So, how does one stay sane in the face of all this madness, you ask? Some people suggest starting your next project. Others recommend working on your synopsis, just in case an agent asks for one. Some people find solace in complicated querying spreadsheets that make them feel like they have some semblance of control. But I find that the best way to stop obsessing about one thing is to find something else to obsess about. Schedule a telephone job interview with six people in Russia, for example. Or find a new musician you love and then make yourself crazy trying to find tickets to his sold out concert. Enter a few writing contests - those are practically guaranteed to cause obsessive worrying (about something other than your query).

Not that I've done anything like that, of course. These are just mere suggestions, from one nutter to another. Because if there's one thing I've learned, it's that there is no way to stay sane during the querying process. You just have to embrace the madness. And, as always, hope for the best.

Monday, March 19, 2012

Mommy Mondays: 200 Posts As A SAHM

Good morning everyone! This is my 200th post! That's right, in a year and a half or so, I've managed to find enough time to post on this blog 200 times. I can't say all of those posts were very good, or even worth reading, but it's still an accomplishment of some sort. It's meant that even when things weren't going very well on the novel-writing front, I was writing SOMETHING. And that's half the battle right there.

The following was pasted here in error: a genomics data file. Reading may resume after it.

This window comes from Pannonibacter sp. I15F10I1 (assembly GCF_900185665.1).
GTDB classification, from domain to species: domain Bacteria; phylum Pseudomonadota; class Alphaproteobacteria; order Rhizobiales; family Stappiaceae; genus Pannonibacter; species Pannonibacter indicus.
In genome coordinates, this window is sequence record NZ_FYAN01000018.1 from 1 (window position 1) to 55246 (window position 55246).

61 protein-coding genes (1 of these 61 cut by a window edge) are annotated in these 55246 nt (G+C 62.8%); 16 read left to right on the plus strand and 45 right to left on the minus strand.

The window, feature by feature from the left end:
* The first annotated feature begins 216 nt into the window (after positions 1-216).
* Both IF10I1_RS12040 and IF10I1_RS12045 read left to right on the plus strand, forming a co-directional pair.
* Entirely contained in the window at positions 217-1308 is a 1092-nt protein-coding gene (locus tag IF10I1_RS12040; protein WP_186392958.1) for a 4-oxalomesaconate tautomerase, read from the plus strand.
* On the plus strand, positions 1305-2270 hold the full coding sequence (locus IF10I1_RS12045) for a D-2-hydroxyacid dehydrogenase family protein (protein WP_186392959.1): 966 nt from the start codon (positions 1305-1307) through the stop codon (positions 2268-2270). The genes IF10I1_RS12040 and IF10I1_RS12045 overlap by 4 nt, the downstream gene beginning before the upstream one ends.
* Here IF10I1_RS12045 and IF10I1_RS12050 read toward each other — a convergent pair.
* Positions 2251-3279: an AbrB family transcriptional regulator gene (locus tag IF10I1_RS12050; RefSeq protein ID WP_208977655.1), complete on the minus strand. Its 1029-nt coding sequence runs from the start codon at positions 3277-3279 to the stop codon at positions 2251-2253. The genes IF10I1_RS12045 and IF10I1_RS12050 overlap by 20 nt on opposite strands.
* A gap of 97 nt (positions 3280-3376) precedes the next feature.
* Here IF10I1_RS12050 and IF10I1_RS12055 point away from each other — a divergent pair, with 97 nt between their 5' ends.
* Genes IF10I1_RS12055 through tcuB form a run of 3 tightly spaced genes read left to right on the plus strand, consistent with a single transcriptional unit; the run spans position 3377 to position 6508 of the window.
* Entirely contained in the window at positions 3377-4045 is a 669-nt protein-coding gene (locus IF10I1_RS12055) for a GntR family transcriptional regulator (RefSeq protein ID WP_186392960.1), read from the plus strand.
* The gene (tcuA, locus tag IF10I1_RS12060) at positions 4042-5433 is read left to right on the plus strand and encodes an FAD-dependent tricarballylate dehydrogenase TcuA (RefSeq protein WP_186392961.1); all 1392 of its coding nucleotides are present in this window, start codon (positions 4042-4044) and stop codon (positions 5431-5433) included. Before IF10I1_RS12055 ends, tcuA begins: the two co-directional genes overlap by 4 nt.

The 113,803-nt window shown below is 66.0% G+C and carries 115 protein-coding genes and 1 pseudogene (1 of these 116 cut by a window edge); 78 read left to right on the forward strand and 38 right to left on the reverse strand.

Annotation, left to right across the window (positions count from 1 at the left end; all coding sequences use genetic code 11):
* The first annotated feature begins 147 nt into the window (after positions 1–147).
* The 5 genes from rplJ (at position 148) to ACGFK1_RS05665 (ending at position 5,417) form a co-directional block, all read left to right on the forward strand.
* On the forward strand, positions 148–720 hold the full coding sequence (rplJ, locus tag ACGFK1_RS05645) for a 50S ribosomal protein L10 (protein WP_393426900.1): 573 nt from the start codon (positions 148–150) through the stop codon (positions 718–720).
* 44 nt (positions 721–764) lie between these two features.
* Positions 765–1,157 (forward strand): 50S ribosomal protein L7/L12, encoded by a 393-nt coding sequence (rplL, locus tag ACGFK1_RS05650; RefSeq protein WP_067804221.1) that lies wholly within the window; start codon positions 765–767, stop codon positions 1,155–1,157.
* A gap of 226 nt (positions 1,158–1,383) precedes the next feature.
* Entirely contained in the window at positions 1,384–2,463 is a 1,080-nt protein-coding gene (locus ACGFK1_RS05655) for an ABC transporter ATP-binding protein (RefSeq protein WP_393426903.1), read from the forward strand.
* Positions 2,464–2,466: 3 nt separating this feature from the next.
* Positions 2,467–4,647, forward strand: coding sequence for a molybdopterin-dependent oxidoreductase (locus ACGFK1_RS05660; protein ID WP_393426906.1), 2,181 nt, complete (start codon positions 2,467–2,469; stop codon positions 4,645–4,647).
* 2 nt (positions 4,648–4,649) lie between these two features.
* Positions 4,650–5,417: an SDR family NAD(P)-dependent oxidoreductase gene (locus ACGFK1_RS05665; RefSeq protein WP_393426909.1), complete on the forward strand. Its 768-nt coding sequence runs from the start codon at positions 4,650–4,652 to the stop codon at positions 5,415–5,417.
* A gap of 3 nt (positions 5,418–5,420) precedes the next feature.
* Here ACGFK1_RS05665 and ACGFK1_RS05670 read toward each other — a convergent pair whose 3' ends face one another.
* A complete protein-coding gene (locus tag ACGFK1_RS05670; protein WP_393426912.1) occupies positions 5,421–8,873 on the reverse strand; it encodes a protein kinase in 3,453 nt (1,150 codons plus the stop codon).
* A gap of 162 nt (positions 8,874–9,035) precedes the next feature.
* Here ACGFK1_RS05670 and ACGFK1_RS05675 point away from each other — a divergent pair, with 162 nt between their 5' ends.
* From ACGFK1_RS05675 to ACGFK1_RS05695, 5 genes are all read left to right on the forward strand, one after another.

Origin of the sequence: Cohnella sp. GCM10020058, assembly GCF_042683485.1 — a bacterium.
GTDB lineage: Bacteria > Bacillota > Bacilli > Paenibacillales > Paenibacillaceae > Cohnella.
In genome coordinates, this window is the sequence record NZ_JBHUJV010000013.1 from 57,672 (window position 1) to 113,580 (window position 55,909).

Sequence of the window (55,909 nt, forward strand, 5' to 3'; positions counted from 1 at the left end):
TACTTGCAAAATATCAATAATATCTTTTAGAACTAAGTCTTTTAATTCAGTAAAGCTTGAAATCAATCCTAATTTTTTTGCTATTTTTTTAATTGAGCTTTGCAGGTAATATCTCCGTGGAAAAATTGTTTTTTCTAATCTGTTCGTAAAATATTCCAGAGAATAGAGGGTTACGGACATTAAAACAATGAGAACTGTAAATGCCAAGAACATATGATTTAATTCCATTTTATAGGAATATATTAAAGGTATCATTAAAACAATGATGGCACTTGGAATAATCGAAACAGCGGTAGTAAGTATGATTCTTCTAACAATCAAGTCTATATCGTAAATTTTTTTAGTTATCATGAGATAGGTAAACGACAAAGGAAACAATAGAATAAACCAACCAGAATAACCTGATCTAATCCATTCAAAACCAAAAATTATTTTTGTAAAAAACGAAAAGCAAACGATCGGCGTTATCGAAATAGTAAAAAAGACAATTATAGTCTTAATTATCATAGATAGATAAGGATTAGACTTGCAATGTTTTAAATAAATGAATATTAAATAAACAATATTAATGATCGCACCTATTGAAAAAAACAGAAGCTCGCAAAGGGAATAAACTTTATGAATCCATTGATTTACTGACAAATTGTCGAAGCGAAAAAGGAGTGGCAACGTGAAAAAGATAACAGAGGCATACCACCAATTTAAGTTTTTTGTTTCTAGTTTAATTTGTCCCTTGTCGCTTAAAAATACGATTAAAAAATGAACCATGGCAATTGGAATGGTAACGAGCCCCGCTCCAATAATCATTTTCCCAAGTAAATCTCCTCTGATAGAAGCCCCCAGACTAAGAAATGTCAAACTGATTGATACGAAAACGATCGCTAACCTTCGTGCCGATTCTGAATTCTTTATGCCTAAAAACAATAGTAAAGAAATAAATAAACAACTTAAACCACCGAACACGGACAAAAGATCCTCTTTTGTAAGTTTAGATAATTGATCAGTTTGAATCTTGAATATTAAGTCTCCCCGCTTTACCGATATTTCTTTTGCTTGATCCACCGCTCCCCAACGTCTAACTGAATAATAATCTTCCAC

It also means I've managed to find a way to stay busy since quitting my job as a magazine writer and editor in late-2010. Not that being a full-time mom isn't work enough. But some days, I can't help but wonder, is it enough?

Here's the thing. All my life, I've wanted to be a mommy. I was the little girl who played with baby dolls, who played the mom in "house," who took care of the younger girls at camp. I didn't know what I wanted to be when I grew up, but I knew I wanted to have children. I saved my dolls and favorite outfits for the daughter I would some day have (ha!). I didn't know when I would have kids, but I knew I would have them. And then I got pregnant, and I was ready to quit my job then and there. But I stayed with it for a while, because even then a little niggling bit of doubt began to creep in. What if being a mom full time wasn't as fulfilling as I imagined it would be? What if the writer thing never panned out? Did I want my resume to shrivel up and die in the meantime?

So I worked from home the first year of Jack's life. But I was also his full-time caretaker. Toward the very end I got a nanny a few hours a week, once my boss made it clear that bringing Jack to work wasn't really working for anyone (including me; trying to edit and breastfeed at the same time is tricky, people). I tried putting Jack in daycare, but as much as I feared giving up any semblance of a career, I feared leaving him with strangers even more. It wasn't that I thought they were going to harm Jack in any way. I just knew they weren't going to take care of him the way I would, and I'd always told myself there was no point in having kids if I wasn't going to raise them myself.

It's funny the things you believe BEFORE you've had children.